Ensuring early childhood education and child care services are inclusive of all Indigenous peoples

  • April 21, 2023

The Aboriginal Law Section, Equality Subcommittee and Family Law Section of the Canadian Bar Association applaud the federal government’s vision for a countrywide early learning and child care system. As detailed in a letter to the Chair of the House of Commons Standing Committee on Human Resources, Skills and Social Development and the Status of Persons with Disabilities, Bill C-35, the Canada Early Learning and Child Care Act, would benefit from a few improvements.

Clarifying definitions

Two-Eyed Seeing principles relate to learning that combines Indigenous and Western ways of knowing. The CBA Sections recommend the following be added to the preamble of the bill to align it with the government’s commitment to reconciliation: “Whereas Two-Eyed Seeing, Etuaptmumk, aims to bring together different ways of knowing to motivate people, Indigenous peoples and non-Indigenous people alike, to use all our understandings so we may leave the world a better place and not compromise the opportunities for our children through our inactions.”

To remove any potential ambiguity in the Act, the CBA letter suggests defining the term “Indigenous peoples” consistently with the words of Sherry Small, Nisga’a Elder: “‘Indigenous Peoples’ has the meaning assigned by the definition of aboriginal peoples of Canada in subsection 35(2) of the Constitution Act, 1982 (peuples autochtones), and includes Indigenous Peoples of Canada who live outside their ancestral homelands, in Canada.”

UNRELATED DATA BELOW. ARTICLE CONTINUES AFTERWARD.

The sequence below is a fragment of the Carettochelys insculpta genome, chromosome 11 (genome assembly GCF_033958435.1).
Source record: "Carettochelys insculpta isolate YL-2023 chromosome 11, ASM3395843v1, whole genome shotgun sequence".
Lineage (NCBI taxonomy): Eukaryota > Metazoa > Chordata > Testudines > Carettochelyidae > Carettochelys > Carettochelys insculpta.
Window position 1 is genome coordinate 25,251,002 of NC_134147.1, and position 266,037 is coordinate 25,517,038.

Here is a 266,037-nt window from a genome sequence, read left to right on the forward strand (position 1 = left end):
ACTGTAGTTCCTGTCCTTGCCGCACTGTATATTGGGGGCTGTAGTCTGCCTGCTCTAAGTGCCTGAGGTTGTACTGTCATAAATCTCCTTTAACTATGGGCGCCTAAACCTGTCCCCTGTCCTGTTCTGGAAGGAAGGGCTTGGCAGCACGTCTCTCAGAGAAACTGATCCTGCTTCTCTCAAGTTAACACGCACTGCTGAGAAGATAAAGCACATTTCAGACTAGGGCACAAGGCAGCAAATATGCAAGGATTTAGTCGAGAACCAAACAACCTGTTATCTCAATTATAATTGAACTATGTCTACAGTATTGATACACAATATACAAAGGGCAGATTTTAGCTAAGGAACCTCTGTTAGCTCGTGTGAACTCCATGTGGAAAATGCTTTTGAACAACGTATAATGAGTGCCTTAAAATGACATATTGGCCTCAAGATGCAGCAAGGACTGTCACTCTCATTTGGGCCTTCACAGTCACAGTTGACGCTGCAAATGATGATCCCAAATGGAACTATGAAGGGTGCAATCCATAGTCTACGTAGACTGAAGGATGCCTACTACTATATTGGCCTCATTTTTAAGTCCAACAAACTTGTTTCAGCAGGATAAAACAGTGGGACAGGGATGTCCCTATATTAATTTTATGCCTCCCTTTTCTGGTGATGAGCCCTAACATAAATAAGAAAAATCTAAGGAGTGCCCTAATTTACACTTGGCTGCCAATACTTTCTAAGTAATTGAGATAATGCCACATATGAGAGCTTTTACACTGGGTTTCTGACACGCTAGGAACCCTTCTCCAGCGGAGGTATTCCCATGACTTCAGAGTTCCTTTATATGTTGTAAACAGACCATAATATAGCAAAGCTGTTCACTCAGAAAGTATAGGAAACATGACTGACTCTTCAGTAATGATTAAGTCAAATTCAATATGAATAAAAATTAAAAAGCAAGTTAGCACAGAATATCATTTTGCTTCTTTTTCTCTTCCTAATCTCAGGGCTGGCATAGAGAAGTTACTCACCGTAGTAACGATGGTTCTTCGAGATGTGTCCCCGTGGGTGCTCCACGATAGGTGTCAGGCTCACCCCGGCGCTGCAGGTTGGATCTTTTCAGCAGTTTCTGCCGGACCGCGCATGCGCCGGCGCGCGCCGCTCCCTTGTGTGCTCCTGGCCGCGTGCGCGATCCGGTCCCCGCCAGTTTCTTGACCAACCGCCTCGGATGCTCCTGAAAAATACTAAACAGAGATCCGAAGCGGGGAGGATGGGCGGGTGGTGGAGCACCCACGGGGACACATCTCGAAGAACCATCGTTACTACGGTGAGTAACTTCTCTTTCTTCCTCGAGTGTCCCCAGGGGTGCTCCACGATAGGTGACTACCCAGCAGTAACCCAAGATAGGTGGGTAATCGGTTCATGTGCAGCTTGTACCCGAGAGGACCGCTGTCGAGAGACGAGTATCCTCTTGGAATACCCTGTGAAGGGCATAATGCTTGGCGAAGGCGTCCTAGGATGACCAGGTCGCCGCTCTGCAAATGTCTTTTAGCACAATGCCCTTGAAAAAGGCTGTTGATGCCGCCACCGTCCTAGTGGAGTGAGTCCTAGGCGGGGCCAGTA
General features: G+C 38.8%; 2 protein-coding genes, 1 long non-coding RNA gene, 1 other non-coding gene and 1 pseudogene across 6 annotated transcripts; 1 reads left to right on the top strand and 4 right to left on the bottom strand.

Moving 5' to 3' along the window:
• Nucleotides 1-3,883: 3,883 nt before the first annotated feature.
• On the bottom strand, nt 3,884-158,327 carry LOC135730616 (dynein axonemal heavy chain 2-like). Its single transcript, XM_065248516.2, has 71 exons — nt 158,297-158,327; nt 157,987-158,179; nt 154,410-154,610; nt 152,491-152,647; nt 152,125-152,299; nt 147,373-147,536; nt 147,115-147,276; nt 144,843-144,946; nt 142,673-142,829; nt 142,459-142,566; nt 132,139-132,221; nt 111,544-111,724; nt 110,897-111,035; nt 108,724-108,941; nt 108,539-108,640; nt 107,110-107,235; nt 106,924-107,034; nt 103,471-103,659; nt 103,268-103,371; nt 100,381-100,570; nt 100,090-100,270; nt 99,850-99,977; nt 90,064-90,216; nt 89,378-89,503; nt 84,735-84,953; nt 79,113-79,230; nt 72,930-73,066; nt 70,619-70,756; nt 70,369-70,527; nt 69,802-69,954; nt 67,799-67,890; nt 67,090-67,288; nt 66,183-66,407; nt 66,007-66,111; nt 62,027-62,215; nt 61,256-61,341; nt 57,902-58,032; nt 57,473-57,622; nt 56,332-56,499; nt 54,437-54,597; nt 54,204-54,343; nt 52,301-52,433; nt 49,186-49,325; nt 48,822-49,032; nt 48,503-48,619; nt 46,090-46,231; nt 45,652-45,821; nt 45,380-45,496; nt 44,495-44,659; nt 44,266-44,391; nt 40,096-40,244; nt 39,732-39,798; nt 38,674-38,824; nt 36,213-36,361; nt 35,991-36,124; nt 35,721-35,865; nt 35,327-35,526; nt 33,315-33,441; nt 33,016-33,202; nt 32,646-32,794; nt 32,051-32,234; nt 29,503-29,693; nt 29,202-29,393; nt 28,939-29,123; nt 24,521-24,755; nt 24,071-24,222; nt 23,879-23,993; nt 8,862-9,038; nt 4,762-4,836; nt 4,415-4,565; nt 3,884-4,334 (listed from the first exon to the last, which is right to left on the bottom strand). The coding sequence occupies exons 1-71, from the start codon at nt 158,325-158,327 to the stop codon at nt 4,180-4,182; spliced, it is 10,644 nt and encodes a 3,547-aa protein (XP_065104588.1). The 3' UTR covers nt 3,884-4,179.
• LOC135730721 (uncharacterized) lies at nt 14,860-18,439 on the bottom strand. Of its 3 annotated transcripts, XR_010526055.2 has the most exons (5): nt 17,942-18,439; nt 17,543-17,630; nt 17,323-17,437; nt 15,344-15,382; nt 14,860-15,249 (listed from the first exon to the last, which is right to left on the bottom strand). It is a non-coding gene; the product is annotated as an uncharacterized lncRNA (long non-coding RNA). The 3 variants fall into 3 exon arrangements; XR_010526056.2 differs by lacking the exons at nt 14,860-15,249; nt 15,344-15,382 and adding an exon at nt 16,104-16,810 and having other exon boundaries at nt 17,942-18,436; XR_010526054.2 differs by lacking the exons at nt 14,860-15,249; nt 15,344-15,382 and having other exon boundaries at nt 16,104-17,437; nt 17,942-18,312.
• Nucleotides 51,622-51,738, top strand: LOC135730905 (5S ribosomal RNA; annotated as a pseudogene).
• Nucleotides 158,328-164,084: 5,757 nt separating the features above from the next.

Inclusiveness and cultural safety

The CBA Sections are concerned with making sure the bill is as inclusive as possible, including for Indigenous individuals who live outside of reserves or in urban areas where they have fewer community supports, and recommend changes to Sections 5 and 6 to that end.

The Act sets out four guiding principles that are in line with the Truth and Reconciliation Commission’s Call to Action 12, for culturally appropriate childhood education programs for Indigenous families. The CBA letter recommends adding a fifth, based on the “nothing about us without us” principle. This fifth principle states that Indigenous Peoples “will be empowered to lead and inform the development of culturally appropriate early learning and child care materials.”

The Sections recommend amending s. 8 of the bill, on funding commitments, “to be inclusive of non-Indigenous entities and the wider definition of Indigenous Peoples who have been displaced or have chosen not to reside on their ancestral homelands.”

The CBA letter also recommends amending the bill to ensure Indigenous Peoples are represented on the National Advisory Council on Early Learning and Child Care, and that they are “empowered to guide programs and services that support culturally appropriate early learning and child care in their communities, using the ‘nothing about us without us’ guiding principle.”